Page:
I Miss You Man


I’m beginning to miss Tiger Woods more than I care to admit – the guy who finished 14 strokes out of first place in Philly last week had to be an impostor. The Dude in the Red Shirt, whoever he is, currently sits 74th on the money list. Not only is he winless in 2010, Woods really hasn’t worked himself into the thick of final-nine contention. Those T-4s at the Masters and U.S. Open are a bit misleading. Tiger was on the outside looking in as Phil Mickelson and Graeme McDowell claimed the year’s first two major titles.
Six starts, 21 rounds – Woods has been keen to remind us how little competitive golf he has played this year, which sounds like a lot like another one of those personal problems. Normally, he would have appeared in 10 events at this point in the season, but if Eldrick Almighty has made a rather nice career out of a limited PGA Tour schedule, he hasn’t done a thing in ’10 to make up for the four tournaments he lost in the first three months.
The guy flies to Ireland to participate in some celebrity pro-am, then jets home for a few days before returning for the British Open? I’ve never been one to question Woods’ major-championship preparation, but you’d think going back and forth would set him back in terms of the acclimation process. He’s such a terrific golfer that he can finish in the top five at the majors without his best stuff, especially when the winning score ends up close to par. But nothing he has done since his return can substantiate his 7-to-2 odds as the favorite at St. Andrews.
You can point to the eight-stroke romp on the Old Course in 2000, Woods first claret jug, and the follow-up triumph on the same venue in 2005. In both instances, however, Tiger was at the top of his game. He’s nowhere close to that level now. More than two years have passed since his last major title, making this the third such stretch in his 14 years as a pro, which makes this a good time to examine the two prior droughts: when and why they happened, and what Woods did to end them.
1998: Less than three months after his historic, 12-stroke Masters victory in ’97, Young Tiger picked up his fourth win of the year at the Western Open. His first full season on the Tour could not have been proceeding more smoothly, but just like that, Woods stopped hoisting trophies. He managed just one top-five finish in his final eight tournaments in ’97, then won just once in 20 starts in ’98. The first of his seven career wins at Torrey Pines got him back on track in early ’99, but it wasn’t until the second half of the year that Woods reached a level of dominance that would make him one of the greatest players ever.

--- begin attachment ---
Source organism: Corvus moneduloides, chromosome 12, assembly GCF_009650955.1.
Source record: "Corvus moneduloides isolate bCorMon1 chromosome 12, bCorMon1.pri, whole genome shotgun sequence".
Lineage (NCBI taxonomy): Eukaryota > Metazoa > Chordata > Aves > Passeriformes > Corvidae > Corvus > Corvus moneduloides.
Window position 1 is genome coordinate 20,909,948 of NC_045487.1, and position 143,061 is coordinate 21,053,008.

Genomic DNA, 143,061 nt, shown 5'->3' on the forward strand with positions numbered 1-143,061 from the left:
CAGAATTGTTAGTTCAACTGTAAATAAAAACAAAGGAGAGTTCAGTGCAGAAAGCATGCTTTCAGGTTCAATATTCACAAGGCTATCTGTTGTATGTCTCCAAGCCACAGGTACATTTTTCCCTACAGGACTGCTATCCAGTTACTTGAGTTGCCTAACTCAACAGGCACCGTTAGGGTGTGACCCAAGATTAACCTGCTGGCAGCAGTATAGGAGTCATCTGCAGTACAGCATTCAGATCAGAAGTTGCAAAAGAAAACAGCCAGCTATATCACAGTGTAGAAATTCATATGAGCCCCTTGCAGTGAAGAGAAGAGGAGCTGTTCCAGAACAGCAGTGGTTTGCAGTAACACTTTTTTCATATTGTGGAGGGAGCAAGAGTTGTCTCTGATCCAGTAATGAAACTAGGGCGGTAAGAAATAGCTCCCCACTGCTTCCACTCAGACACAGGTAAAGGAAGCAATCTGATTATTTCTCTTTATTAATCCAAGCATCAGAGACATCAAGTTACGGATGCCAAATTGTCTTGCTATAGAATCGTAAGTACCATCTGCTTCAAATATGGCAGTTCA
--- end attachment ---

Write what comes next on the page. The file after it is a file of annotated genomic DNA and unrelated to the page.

Tiger Woods
Tiger Woods celebrates at the 2008 U.S. Open (Getty Images)
Among the dozens of statistics that help define his extraordinary accomplishments, Woods’ 10-1 playoff record is largely overlooked. That lone loss occurred at the 1998 Los Angeles Open, which was played at Valencia CC because Riviera’s greens were being rebuilt. In falling to Billy Mayfair on the first extra hole, Tiger debuted the wild, spin-out driver swing we’ve seen so often in recent years. To this day, my Golf Channel colleague Tim Rosaforte and I refer to Tiger’s reckless thrashing off the tee as his “Valencia swing.”
Early ’98, however, was a period of mechanical reconstruction for Woods. If his weak second half in ’97 was the result of rookie-season burnout, which Tiger has cited on numerous occasions, his woes the following year can be attributed to his adjusting to a shorter, more controlled backswing. Butch Harmon, Woods’ coach at the time, was steadfast in his belief that Tiger would not dominate consistently until he eliminated the excess action at the top, which often led to his “getting stuck” en route to the ball.
It took a while, but Woods obviously began to master the tighter move in 2000, when he won nine times in 20 starts, claimed three majors and finished the year with 47 consecutive rounds of par or better. If many regard Tiger’s 2000 as the greatest year in golf history, there is no question in my mind that three key occurrences in ’99 precipitated this unparalleled stretch of brilliance.